Give Domino credit for honesty, sort of. The film begins, as so many do, by saying that it is based on a true story. Then two extra words appear on screen: "sort of." That seems like fair warning. The film, which concerns a movie star's daughter who became a bounty hunter, is written by Richard Kelly, who wrote and directed the trippy cult hit Donnie Darko, and it is directed by the always hyper-stylish Tony Scott, who never saw a jump cut, a freeze frame, a saturated color or a gratuitous subtitle he didn't like. You know how the dialogue in Scott's last film, Man on Fire, was sometimes echoed on the soundtrack or spelled out on the screen, just to make sure we didn't miss it? Domino repeats these tricks, and more. So we don't exactly enter the theatre expecting authenticity or realism.
Still, if every movie that claims to be based on a true story contains a strong dose of fiction, then it stands to reason that a movie that claims to be only "sort of" based on a true story will be practically nothing but fiction. And that does seem to be the case here. The real Domino Harvey would have been 36 now if she had not died of a drug overdose a few months ago, but the movie version is barely out of her teens—just like the actress who plays her, 20-year-old Keira Knightley. Domino's father, Laurence Harvey—best known for starring in A Room at the Top, which ushered in the New Wave of British cinema, and for co-starring in Hollywood films like the original version of The Manchurian Candidate—died when Domino was just a girl, and that fact, at least, survives into the film. But the film dates his death to the early 1990s, some two decades after it actually took place.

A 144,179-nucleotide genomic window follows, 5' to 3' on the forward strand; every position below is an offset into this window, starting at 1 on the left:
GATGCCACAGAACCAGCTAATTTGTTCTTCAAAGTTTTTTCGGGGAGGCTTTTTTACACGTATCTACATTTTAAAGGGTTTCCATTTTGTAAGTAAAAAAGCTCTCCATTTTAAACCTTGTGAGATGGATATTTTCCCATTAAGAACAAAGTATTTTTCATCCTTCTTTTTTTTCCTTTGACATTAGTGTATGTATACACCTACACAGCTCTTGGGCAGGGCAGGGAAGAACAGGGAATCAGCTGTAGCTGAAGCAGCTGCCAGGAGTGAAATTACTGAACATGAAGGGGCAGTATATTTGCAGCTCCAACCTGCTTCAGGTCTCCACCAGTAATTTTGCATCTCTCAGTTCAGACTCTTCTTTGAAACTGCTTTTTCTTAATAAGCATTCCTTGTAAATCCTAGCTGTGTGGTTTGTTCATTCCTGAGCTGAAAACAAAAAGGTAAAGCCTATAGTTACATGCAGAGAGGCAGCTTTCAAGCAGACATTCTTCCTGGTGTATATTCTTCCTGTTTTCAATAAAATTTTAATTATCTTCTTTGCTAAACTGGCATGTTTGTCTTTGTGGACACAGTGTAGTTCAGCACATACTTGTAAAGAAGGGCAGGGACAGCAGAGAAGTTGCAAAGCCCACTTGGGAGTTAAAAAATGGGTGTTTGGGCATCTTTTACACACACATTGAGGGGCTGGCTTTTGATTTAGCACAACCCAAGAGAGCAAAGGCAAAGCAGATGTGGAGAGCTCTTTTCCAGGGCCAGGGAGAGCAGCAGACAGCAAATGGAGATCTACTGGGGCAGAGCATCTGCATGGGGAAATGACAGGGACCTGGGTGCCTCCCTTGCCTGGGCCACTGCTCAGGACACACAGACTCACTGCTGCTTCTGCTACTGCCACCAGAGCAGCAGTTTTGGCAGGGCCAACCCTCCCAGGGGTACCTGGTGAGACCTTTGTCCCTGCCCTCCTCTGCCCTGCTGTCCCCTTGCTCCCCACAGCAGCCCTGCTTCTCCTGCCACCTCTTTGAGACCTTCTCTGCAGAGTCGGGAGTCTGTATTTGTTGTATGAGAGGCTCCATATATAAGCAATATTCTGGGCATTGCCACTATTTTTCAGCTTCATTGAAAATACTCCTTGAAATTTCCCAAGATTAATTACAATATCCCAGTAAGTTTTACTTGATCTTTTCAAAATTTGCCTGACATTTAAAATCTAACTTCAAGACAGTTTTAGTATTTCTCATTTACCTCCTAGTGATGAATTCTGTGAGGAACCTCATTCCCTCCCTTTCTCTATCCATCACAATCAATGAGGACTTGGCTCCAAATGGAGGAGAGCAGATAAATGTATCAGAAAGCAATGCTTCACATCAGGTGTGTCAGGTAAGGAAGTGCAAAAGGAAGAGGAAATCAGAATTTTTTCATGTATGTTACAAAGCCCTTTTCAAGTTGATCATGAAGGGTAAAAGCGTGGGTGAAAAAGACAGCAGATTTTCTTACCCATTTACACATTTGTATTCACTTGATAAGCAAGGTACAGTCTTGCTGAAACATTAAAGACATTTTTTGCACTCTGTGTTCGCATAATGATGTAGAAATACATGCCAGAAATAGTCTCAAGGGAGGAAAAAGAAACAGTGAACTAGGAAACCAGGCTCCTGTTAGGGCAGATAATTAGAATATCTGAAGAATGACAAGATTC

And that's before we get to the story, which throws in so much made-up material it begins to seem like lots of other films—particularly those directed by Guy Ritchie, Oliver Stone and, well, Tony Scott—and whatever pure human truth we might have gleaned from Domino's story is lost in all the sound and fury. Scott and Kelly say they have exaggerated certain facts about Domino's life in order to take us into her rebellious, punk-influenced, fever-dream state of mind. Too bad, then, that her mind was so much like a movie.
Actually, it's worse than a movie—it's television. Domino tells us that her mother (played by Jacqueline Bisset) moved with her to California after falling for the culture or lifestyle depicted on Beverly Hills 90210. Later, after scrapping with a fellow model and a sorority girl, Domino takes up bounty hunting, under the tutelage of two mysterious figures named Ed (Mickey Rourke) and Choco (Edgar Ramirez)—and it isn't long before Christopher Walken shows up as a quirky, driven TV producer who hopes to create a "reality TV" series based on their adventures, like a sexier, edgier version of Cops. He even casts former 90210 regulars Ian Ziering and Brian Austin Green as hosts; and thus this film blurs the line between fact and fiction even more, since the two real-life "celebrities" poke fun at their own images by playing spiteful, clueless versions of themselves. (The bounty hunters can't stand them.) There is even a bit of social commentary, when one character with strong opinions about race relations appears on a typically feisty episode of Jerry Springer.